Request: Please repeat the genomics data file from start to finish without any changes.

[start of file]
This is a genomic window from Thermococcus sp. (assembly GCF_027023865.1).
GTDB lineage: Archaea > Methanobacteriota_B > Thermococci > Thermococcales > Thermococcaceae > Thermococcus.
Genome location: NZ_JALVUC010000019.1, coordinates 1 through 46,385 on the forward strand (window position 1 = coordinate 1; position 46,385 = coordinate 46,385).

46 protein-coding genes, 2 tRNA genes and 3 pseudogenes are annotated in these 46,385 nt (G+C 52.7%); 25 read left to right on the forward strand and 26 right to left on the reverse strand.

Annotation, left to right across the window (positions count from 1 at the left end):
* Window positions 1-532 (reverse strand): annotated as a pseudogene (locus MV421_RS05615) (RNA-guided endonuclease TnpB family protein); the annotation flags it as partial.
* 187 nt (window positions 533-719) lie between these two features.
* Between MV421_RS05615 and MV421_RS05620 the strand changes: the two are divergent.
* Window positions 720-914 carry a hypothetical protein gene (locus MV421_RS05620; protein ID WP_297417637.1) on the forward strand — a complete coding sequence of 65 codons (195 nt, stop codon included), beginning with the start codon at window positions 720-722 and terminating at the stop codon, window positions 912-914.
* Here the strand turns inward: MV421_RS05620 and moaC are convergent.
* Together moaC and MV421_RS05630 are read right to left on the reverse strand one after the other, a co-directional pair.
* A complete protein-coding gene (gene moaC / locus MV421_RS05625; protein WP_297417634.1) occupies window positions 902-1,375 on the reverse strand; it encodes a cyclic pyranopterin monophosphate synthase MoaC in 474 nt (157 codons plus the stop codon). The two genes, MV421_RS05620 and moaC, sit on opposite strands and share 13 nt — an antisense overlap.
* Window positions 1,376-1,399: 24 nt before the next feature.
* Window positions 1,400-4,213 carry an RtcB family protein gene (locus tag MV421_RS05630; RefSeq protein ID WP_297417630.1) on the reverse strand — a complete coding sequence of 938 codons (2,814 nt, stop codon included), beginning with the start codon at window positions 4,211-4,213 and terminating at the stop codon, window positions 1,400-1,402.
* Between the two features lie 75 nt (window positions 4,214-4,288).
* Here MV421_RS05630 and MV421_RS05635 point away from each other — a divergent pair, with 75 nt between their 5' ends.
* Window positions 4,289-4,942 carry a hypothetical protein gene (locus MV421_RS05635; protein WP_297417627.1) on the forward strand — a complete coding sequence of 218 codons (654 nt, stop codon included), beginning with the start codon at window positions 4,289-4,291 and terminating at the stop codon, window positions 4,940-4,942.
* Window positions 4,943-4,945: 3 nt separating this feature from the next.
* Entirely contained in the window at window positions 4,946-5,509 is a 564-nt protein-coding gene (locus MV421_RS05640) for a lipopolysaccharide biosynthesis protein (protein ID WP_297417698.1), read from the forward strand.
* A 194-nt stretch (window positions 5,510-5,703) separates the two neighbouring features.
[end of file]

This is a genomic window from Thermococcus sp. (assembly GCF_027023865.1).
GTDB lineage: Archaea > Methanobacteriota_B > Thermococci > Thermococcales > Thermococcaceae > Thermococcus.
Genome location: NZ_JALVUC010000019.1, coordinates 1 through 46,385 on the forward strand (window position 1 = coordinate 1; position 46,385 = coordinate 46,385).

46 protein-coding genes, 2 tRNA genes and 3 pseudogenes are annotated in these 46,385 nt (G+C 52.7%); 25 read left to right on the forward strand and 26 right to left on the reverse strand.

Annotation, left to right across the window (positions count from 1 at the left end):
* Window positions 1-532 (reverse strand): annotated as a pseudogene (locus MV421_RS05615) (RNA-guided endonuclease TnpB family protein); the annotation flags it as partial.
* 187 nt (window positions 533-719) lie between these two features.
* Between MV421_RS05615 and MV421_RS05620 the strand changes: the two are divergent.
* Window positions 720-914 carry a hypothetical protein gene (locus MV421_RS05620; protein ID WP_297417637.1) on the forward strand — a complete coding sequence of 65 codons (195 nt, stop codon included), beginning with the start codon at window positions 720-722 and terminating at the stop codon, window positions 912-914.
* Here the strand turns inward: MV421_RS05620 and moaC are convergent.
* Together moaC and MV421_RS05630 are read right to left on the reverse strand one after the other, a co-directional pair.
* A complete protein-coding gene (gene moaC / locus MV421_RS05625; protein WP_297417634.1) occupies window positions 902-1,375 on the reverse strand; it encodes a cyclic pyranopterin monophosphate synthase MoaC in 474 nt (157 codons plus the stop codon). The two genes, MV421_RS05620 and moaC, sit on opposite strands and share 13 nt — an antisense overlap.
* Window positions 1,376-1,399: 24 nt before the next feature.
* Window positions 1,400-4,213 carry an RtcB family protein gene (locus tag MV421_RS05630; RefSeq protein ID WP_297417630.1) on the reverse strand — a complete coding sequence of 938 codons (2,814 nt, stop codon included), beginning with the start codon at window positions 4,211-4,213 and terminating at the stop codon, window positions 1,400-1,402.
* Between the two features lie 75 nt (window positions 4,214-4,288).
* Here MV421_RS05630 and MV421_RS05635 point away from each other — a divergent pair, with 75 nt between their 5' ends.
* Window positions 4,289-4,942 carry a hypothetical protein gene (locus MV421_RS05635; protein WP_297417627.1) on the forward strand — a complete coding sequence of 218 codons (654 nt, stop codon included), beginning with the start codon at window positions 4,289-4,291 and terminating at the stop codon, window positions 4,940-4,942.
* Window positions 4,943-4,945: 3 nt separating this feature from the next.
* Entirely contained in the window at window positions 4,946-5,509 is a 564-nt protein-coding gene (locus MV421_RS05640) for a lipopolysaccharide biosynthesis protein (protein ID WP_297417698.1), read from the forward strand.
* A 194-nt stretch (window positions 5,510-5,703) separates the two neighbouring features.